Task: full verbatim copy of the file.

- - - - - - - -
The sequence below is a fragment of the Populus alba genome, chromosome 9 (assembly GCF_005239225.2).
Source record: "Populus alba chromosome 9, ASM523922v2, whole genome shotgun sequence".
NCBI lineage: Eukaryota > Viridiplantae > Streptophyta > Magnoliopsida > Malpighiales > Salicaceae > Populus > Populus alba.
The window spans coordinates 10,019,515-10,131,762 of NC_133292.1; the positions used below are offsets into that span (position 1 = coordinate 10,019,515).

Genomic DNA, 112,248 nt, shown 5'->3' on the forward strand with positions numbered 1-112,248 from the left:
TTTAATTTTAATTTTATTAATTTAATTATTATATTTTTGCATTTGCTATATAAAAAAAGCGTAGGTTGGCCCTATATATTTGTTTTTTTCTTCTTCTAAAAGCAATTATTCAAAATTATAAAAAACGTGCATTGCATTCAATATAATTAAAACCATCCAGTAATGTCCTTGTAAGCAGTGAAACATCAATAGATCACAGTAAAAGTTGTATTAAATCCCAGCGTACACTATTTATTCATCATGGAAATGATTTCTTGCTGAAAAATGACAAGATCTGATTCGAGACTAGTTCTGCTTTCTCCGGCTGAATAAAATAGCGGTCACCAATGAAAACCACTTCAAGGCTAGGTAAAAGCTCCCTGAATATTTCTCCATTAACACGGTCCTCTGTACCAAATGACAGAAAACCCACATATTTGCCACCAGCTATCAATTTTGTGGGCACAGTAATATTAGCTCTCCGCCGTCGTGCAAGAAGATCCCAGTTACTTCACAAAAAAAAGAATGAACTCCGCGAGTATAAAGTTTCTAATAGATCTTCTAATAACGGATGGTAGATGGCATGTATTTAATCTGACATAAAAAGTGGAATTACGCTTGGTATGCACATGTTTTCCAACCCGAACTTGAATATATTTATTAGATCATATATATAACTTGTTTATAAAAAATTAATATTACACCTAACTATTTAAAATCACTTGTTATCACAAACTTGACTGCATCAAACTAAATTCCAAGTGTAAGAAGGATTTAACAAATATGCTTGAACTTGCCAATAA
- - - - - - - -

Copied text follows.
The sequence below is a fragment of the Populus alba genome, chromosome 9 (assembly GCF_005239225.2).
Source record: "Populus alba chromosome 9, ASM523922v2, whole genome shotgun sequence".
NCBI lineage: Eukaryota > Viridiplantae > Streptophyta > Magnoliopsida > Malpighiales > Salicaceae > Populus > Populus alba.
The window spans coordinates 10,019,515-10,131,762 of NC_133292.1; the positions used below are offsets into that span (position 1 = coordinate 10,019,515).

Genomic DNA, 112,248 nt, shown 5'->3' on the forward strand with positions numbered 1-112,248 from the left:
TTTAATTTTAATTTTATTAATTTAATTATTATATTTTTGCATTTGCTATATAAAAAAAGCGTAGGTTGGCCCTATATATTTGTTTTTTTCTTCTTCTAAAAGCAATTATTCAAAATTATAAAAAACGTGCATTGCATTCAATATAATTAAAACCATCCAGTAATGTCCTTGTAAGCAGTGAAACATCAATAGATCACAGTAAAAGTTGTATTAAATCCCAGCGTACACTATTTATTCATCATGGAAATGATTTCTTGCTGAAAAATGACAAGATCTGATTCGAGACTAGTTCTGCTTTCTCCGGCTGAATAAAATAGCGGTCACCAATGAAAACCACTTCAAGGCTAGGTAAAAGCTCCCTGAATATTTCTCCATTAACACGGTCCTCTGTACCAAATGACAGAAAACCCACATATTTGCCACCAGCTATCAATTTTGTGGGCACAGTAATATTAGCTCTCCGCCGTCGTGCAAGAAGATCCCAGTTACTTCACAAAAAAAAGAATGAACTCCGCGAGTATAAAGTTTCTAATAGATCTTCTAATAACGGATGGTAGATGGCATGTATTTAATCTGACATAAAAAGTGGAATTACGCTTGGTATGCACATGTTTTCCAACCCGAACTTGAATATATTTATTAGATCATATATATAACTTGTTTATAAAAAATTAATATTACACCTAACTATTTAAAATCACTTGTTATCACAAACTTGACTGCATCAAACTAAATTCCAAGTGTAAGAAGGATTTAACAAATATGCTTGAACTTGCCAATAA